The youth looked purely miserable, but he stood his ground. “The constable gave me the orders, Umeki-san, but the orders come from the governor himself.”
“You must understand that I can not comply with such an order,” Hiroshi retorted angrily. “I would be betraying my own honor by giving up my sword.”
“Sensei, please!” Akio’s voice cracked with emotion. “My master, the constable, protested. He said the demands were unreasonable. The governor’s envoy insisted. He told my master he would be removed from office, perhaps face execution for treason, if he did not do as he was told. My master is a good man. If he is taken away, not only would I grieve for him, but I fear he would be replaced by one who was not good.”
‘Replaced by one who would do what the governor wished, whether just or not‘, were the unspoken words. Evelyn, however, was hearing the heated conversation from across the small house. She had quickly realized what the samoorai would demand, and quietly slipped through the shadows to the small alcove that held the family shrine. Above a simple table on which lay a tray of incense were two precious things. The first was a scroll of a poem done in beautiful calligraphy, the work of a master. The second was Umeki Hiroshi’s katana.
Quietly, very quietly, Evelyn took down the katana in its sheath. Stealthily, but with as much quickness as she dared, she slipped to the corner where she slept. With shaking fingers she quietly, very quietly, unrolled her futon sleeping mat and laid it on top of the sword. Then she lay on top of the futon as if sleeping, covered herself with a blanket, and waited.
Inosawa Akio had finally convinced Hiroshi to surrender his precious sword. With evident reluctance, he led the young samoorai to the family shrine.
“It is not here,” Evelyn heard her foster father exclaim in surprise.
“You have taken it away!” Akio exclaimed angrily.
“No, not I. This is where it always rests, so I can look upon it and remember my family honor,” Hiroshi replied sternly. “Someone must have stolen it.” Evelyn could detect the merest thread of relief in his words, but she doubted the samoorai could.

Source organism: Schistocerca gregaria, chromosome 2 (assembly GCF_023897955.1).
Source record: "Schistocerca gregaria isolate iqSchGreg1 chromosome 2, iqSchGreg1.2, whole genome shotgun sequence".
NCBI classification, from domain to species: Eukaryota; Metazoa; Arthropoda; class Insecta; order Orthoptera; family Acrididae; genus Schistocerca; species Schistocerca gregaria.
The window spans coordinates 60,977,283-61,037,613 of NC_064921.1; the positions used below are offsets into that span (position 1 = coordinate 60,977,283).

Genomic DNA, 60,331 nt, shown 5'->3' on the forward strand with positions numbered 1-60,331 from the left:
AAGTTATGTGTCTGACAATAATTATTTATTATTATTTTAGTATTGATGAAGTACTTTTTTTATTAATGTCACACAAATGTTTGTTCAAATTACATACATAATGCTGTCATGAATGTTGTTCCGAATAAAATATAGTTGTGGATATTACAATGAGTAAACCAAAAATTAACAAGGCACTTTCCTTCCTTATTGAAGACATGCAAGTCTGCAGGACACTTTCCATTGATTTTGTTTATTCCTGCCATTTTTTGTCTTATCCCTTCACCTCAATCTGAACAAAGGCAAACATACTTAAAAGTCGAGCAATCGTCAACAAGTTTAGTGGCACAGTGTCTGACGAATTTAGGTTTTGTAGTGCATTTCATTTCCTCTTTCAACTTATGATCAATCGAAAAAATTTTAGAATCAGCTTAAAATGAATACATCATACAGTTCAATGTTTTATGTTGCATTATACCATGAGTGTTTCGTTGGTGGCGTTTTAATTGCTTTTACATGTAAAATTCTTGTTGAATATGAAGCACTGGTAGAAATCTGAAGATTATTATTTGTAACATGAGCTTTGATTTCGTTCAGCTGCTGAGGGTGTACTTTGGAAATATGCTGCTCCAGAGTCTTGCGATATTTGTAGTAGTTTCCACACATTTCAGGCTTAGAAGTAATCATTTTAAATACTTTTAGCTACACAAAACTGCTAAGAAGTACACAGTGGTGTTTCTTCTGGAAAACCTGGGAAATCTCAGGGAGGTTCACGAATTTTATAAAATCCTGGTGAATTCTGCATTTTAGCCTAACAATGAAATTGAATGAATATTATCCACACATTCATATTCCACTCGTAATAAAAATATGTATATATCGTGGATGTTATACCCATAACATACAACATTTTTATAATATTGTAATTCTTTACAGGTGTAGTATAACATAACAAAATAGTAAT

“I must search the house,” Akio retorted.
“You may do so with my blessing,” came the curt reply. “You will find little enough to search.”
Evelyn heard them beginning to move through the house for a search, and was seized with panic. What a stupid place to hide something, under the bed! It would be the first place anybody looked! Why had she not thought to sneak out to the garden, or hide inside the gate of a friend’s house? The hilt of the katana bit into her back like a guilty conscience. She could not go anywhere now. Stupid, stupid, stupid!
All too soon they came to her sleeping corner. Evelyn did the only thing she could think of: shut her eyes, and pretend to be asleep.
“My foster daughter is ill,” Hiroshi explained coldly. It was the first time Evelyn had ever heard her foster father lie.
“Ah, I am sorry… sorry to hear it,” Akio stumbled over his words. “Please tell Evelyn-san when she wakes that I hope she is well soon.” There was a plea for forgiveness in those words, and he walked away.
Evelyn felt almost faint with relief. She lay very still as Akio searched the rest of the house and outside, and came in again. “I will take the other weapons, Sensei, ” Akio informed the ronin. He wrote for a few moments. “Here is a receipt. The report will state that your other weapon is missing, presumed stolen. I am sure there will be a watch put out for it,” he warned. Hiroshi bowed stiffly and Akio left.
A long moment was spent in waiting to see if the young samoorai would return, the lump of the sword under Evelyn becoming more and more uncomfortable. Finally Hiroshi sighed, locked the door, and came to kneel beside Evelyn’s futon. “This was your doing, I suppose?“ he murmured softly. Evelyn nodded, and rolled off the bed to pluck the katana out from underneath.
“Well done, my clever girl.” He cradled the sword lovingly for a moment in his cupped hands, then handed it formally to Evelyn.
“This was my father’s, and his father’s before him. I have no son, but the Muddah was kind even in the midst of sorrow and gave you into my care. You have been as a daughter to me, and the best of students also. This is yours now.”
Evelyn kept her hands back, though they itched to take the blade offered. “Uncle, I can’t!”
Hiroshi smiled gently. “You heard Inosawa Akio. This sword will be looked for. If I keep it, it will be discovered, and I will be arrested. Worse, I will be shamed for being caught in a lie. But if this Master Tanner is worthy of service, you and the sword will go with him. I fear the dangers you may face upon the winds. But it seems that our beloved MooShu is no safer than the unknown.”
“I had planned to give this to you one day when you were older. Tested. But fate has decreed otherwise.” Smiling encouragingly, he laid the katana on the floor, and placed her hands upon it. “Wear it with honor, Evelyn-chan, my dear one.”